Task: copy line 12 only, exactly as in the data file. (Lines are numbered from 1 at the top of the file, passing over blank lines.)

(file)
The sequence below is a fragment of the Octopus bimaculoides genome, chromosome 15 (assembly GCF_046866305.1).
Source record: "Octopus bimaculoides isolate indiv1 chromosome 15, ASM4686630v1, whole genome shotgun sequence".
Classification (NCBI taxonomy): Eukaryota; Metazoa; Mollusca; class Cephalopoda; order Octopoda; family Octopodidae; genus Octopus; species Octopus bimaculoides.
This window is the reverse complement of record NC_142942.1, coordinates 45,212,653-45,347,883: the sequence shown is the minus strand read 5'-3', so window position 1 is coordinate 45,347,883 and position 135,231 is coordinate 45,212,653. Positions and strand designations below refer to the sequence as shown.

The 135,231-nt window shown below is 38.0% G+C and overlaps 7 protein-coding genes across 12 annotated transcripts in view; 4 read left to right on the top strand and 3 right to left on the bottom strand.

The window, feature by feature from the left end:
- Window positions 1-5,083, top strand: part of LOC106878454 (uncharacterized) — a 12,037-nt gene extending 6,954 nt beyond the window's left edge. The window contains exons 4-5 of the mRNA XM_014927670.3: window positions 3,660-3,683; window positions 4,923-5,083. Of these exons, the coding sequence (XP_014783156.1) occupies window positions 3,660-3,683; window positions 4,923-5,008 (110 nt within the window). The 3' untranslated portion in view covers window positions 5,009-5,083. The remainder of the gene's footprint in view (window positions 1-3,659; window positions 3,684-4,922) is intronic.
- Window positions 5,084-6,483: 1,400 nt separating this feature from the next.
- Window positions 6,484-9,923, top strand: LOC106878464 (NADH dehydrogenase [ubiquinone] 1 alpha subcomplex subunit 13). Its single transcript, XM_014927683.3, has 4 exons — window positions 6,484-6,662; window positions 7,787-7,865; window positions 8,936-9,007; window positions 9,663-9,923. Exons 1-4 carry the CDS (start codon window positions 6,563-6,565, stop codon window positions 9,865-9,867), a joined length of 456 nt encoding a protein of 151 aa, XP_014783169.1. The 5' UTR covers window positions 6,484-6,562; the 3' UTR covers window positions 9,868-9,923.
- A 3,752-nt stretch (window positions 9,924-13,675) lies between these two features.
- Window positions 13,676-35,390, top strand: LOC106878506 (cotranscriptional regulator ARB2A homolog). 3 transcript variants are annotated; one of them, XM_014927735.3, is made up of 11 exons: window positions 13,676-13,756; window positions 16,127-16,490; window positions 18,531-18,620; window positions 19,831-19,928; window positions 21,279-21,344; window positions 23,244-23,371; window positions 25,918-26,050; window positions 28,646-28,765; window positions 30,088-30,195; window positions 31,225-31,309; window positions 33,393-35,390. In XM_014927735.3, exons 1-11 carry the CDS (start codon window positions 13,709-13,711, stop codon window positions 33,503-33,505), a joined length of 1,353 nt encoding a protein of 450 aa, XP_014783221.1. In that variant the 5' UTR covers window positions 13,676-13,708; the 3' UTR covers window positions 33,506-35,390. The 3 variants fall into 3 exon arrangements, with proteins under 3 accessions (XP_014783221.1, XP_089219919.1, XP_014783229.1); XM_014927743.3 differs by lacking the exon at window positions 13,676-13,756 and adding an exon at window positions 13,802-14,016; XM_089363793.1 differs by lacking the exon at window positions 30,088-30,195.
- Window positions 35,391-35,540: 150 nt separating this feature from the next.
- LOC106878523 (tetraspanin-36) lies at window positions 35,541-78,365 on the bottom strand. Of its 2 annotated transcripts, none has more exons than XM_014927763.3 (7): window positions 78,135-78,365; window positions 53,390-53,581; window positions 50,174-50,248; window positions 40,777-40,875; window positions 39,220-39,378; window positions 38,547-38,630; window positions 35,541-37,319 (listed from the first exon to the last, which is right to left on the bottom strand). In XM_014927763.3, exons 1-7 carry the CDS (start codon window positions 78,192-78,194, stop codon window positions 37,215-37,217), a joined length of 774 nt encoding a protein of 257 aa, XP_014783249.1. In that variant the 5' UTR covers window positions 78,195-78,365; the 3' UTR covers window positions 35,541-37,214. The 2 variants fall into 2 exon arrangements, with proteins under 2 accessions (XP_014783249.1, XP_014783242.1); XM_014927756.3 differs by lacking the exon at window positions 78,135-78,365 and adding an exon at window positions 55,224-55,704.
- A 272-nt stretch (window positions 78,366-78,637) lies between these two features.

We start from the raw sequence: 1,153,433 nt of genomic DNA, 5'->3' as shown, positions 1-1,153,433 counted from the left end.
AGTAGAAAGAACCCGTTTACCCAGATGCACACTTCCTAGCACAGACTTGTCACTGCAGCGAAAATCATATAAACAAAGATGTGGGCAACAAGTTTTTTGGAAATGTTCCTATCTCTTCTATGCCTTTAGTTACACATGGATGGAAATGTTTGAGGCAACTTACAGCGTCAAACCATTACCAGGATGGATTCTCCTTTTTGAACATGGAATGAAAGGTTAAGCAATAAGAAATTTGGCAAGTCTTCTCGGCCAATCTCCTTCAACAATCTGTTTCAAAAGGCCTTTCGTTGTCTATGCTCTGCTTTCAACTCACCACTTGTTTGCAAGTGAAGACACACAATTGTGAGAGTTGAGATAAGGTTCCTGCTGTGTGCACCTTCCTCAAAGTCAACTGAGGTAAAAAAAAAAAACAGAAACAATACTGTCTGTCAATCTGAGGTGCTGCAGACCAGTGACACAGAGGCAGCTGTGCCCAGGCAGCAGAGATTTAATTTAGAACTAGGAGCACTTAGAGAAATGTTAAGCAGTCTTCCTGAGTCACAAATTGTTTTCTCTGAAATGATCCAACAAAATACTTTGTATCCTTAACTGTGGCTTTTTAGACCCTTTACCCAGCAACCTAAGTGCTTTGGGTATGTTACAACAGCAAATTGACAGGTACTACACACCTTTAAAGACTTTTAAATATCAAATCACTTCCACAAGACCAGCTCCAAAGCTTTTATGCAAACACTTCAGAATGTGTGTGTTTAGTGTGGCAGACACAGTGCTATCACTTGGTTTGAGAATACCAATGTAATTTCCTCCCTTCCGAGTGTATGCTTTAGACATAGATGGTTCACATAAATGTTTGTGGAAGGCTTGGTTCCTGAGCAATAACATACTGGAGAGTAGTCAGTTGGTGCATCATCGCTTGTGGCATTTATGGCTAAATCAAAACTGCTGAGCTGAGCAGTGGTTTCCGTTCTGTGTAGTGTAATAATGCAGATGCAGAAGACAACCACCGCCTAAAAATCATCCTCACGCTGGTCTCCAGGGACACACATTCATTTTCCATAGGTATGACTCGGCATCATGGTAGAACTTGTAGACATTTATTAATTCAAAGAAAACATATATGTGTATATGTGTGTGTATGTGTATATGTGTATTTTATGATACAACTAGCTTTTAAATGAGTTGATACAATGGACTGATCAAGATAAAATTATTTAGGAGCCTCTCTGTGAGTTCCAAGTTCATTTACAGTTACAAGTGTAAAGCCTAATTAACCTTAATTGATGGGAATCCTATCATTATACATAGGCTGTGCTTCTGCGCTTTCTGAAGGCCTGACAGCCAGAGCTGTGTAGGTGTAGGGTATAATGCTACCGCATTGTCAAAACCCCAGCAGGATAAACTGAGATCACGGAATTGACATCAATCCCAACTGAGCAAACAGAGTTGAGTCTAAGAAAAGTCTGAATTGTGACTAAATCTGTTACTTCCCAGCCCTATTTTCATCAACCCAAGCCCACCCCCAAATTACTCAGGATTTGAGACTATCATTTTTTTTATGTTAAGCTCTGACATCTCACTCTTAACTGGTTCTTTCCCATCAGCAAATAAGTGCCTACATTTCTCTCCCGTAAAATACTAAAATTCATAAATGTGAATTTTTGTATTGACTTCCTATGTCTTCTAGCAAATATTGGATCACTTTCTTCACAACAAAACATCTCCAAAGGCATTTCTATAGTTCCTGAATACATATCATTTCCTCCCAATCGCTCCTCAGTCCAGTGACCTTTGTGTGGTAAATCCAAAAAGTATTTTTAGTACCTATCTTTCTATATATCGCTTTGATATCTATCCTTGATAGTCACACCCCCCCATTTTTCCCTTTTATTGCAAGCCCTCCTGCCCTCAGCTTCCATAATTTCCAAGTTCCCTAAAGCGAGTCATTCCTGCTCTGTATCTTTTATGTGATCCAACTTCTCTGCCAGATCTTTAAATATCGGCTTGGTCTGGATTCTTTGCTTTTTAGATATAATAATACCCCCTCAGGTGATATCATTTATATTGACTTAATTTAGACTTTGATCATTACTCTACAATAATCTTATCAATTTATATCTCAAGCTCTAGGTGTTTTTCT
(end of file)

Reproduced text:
- Window positions 35,391-35,540: 150 nt separating this feature from the next.